Tuesday, April 30, 2013
From a while back:
Notre Dame's provost, Nathan Hatch, delivered this (I thought) moving and provocative <a href="talk" _mce_href="http://www.nd.edu/~ndethics/archives/hatch.shtml">talk">http://www.nd.edu/~ndethics/archives/hatch.shtml">talk </a>after the opening Mass at the University this year. Hatch's remarks built on observations by David Brooks and C.S. Lewis (!) to remind the students that:
<blockquote>Your identity does not derive from how successful you are. All of us, from the top of the class to the bottom, derive our tremendous worth because God, our creator, knows our name, calls us sons and daughters, and takes joy in our own unique gifts. Who you are does not rest on a fickle ability to write brilliantly, to solve the experiment correctly, or climb the organizational ladder.
My second word of advice is this: living in a pressure cooker of achievement, how do we view our neighbors. Our reactions are often twofold, to envy those who seem more gifted and to look past people who seem ordinary. In his recent book on envy, Joseph Epstein notes that envy runs high in the world of art and intellect. “How little it takes to make one academic sick with envy over the pathetically small advantages won by another: the better office, the slightly lighter teaching load, the fickle evaluation of students.”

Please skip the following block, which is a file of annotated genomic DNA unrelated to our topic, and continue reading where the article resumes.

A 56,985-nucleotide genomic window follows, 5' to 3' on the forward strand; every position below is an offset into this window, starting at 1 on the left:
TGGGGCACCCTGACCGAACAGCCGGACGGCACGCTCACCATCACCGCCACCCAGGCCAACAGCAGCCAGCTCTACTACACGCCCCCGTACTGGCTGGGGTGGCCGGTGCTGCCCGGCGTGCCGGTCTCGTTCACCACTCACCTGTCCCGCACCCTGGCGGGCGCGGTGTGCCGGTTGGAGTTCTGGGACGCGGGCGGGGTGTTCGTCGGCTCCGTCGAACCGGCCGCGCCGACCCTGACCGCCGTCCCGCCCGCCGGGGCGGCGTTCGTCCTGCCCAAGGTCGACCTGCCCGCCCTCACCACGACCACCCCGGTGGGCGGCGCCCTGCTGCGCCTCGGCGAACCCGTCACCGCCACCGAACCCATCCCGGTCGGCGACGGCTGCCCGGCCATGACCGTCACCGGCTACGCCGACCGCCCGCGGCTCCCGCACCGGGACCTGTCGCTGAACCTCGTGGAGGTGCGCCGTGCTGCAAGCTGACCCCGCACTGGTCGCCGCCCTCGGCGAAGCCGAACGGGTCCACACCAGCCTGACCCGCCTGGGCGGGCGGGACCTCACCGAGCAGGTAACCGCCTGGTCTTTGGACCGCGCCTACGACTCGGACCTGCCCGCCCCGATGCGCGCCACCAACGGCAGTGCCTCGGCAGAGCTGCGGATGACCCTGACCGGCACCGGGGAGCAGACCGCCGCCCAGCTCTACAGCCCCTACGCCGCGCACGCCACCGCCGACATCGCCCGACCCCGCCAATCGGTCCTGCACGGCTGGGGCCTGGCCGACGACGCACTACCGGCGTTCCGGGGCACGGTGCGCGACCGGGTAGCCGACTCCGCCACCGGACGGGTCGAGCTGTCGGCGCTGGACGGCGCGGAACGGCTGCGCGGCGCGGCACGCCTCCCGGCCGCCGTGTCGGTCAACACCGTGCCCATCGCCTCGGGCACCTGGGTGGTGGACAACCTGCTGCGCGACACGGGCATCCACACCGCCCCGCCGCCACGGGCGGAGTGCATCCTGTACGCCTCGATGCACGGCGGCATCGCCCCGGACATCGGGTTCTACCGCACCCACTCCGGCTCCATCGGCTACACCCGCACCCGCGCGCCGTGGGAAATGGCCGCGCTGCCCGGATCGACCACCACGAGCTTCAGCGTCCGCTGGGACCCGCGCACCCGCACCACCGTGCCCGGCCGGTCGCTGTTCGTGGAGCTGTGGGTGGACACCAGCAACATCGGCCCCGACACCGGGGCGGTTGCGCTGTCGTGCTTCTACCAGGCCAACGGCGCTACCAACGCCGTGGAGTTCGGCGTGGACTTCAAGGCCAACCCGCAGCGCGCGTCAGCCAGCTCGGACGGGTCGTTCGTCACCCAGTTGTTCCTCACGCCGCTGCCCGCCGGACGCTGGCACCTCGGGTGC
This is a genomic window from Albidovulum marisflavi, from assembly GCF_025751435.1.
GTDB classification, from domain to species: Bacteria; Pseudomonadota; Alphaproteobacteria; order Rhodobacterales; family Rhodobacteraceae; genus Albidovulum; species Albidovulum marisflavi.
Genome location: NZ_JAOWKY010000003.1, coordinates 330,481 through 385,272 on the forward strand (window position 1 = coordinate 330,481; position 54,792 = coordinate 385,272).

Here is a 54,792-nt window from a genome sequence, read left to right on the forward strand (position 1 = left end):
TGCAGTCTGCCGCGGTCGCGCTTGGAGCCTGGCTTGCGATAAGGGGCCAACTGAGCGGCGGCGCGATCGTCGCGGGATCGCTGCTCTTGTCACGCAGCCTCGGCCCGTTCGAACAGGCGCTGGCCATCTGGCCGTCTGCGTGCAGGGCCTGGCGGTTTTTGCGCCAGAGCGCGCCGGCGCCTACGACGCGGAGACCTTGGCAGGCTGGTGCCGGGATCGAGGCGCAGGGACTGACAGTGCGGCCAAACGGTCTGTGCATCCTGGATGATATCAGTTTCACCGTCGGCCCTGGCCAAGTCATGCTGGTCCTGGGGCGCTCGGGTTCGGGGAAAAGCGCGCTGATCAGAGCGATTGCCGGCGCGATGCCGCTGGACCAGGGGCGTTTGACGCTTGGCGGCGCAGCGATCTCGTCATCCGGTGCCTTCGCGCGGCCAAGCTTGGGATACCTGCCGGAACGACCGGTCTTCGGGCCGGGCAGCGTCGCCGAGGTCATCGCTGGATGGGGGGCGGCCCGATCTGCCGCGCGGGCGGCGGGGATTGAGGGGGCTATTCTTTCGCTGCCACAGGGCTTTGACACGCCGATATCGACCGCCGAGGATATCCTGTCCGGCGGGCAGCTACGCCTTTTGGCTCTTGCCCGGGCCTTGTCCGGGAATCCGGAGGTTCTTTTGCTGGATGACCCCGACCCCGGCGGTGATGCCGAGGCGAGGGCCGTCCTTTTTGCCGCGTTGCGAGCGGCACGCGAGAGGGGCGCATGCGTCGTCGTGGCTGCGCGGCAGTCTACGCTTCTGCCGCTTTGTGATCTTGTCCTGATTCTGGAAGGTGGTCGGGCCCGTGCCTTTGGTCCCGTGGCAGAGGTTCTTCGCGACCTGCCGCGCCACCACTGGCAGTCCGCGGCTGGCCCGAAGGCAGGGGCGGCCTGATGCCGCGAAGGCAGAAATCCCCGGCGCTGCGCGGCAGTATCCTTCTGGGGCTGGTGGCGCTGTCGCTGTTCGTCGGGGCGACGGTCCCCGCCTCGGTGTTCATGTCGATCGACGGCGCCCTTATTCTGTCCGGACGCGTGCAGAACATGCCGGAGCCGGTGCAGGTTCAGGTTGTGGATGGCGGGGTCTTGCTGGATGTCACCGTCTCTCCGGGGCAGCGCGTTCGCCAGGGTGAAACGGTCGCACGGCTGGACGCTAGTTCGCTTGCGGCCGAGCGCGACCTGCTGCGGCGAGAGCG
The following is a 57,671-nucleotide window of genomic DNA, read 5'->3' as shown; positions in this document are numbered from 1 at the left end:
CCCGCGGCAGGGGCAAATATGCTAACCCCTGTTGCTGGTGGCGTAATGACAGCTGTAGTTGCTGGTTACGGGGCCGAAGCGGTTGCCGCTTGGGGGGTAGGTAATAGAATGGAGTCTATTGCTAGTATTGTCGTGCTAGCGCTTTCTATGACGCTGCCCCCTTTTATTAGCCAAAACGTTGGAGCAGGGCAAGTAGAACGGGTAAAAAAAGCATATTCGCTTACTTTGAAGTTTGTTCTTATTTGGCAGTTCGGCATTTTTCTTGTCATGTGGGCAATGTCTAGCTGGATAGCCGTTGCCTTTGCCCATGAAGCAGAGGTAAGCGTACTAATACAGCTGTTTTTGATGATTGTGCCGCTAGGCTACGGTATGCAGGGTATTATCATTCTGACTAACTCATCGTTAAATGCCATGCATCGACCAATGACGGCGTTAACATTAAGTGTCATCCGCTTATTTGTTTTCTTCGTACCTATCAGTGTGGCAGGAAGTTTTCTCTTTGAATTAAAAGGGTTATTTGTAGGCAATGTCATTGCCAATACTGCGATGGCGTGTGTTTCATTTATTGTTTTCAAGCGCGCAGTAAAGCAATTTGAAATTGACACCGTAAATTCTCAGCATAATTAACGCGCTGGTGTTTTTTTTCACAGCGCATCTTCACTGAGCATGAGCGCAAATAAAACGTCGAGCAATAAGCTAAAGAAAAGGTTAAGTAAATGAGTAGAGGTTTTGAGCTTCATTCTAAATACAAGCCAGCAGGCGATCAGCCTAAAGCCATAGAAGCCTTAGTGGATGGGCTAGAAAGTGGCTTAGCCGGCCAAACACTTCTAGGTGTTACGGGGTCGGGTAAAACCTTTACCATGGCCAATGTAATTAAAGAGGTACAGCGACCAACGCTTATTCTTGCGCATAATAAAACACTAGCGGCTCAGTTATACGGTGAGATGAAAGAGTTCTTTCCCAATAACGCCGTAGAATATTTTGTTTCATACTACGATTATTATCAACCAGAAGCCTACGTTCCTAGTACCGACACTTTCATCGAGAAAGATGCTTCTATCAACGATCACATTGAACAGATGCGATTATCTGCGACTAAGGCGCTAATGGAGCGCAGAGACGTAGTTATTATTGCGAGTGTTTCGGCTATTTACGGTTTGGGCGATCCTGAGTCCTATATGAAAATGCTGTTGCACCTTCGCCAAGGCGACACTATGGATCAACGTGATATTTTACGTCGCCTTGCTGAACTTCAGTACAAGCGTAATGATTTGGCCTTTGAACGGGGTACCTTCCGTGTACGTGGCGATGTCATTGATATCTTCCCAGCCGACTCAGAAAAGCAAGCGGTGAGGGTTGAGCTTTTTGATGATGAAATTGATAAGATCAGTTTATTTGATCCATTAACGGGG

What is the answer to resenting those who break the curve and ignoring others who seem uninteresting? In his essay, The Weight of Glory, C. S. Lewis asks us to attend to a proper theology of the human person. He challenges us with the awesome reality of the human person, bearers of the very image of God. “There are no ordinary people,” he concludes. You have never talked to a mere mortal. Nations, cultures, arts, civilization––these are mortal, and their life is to ours as the life of a gnat. But it is immortals whom we joke with, work with, marry, snub, exploit. Next to the Blessed Sacrament itself,” he continues, “your neighbor is the holiest object presented to your senses.”
In this academic community, during the coming year, may all of our work be leavened by this reality: Neither you nor your neighbor is an ordinary person. </blockquote>
I've always loved Lewis's "The Weight of Glory." In my view, the observations that "there are no ordinary people" and that, indeed, "your neighbor is the holiest object presented to your senses" are beautiful -- and jurisprudentially significant.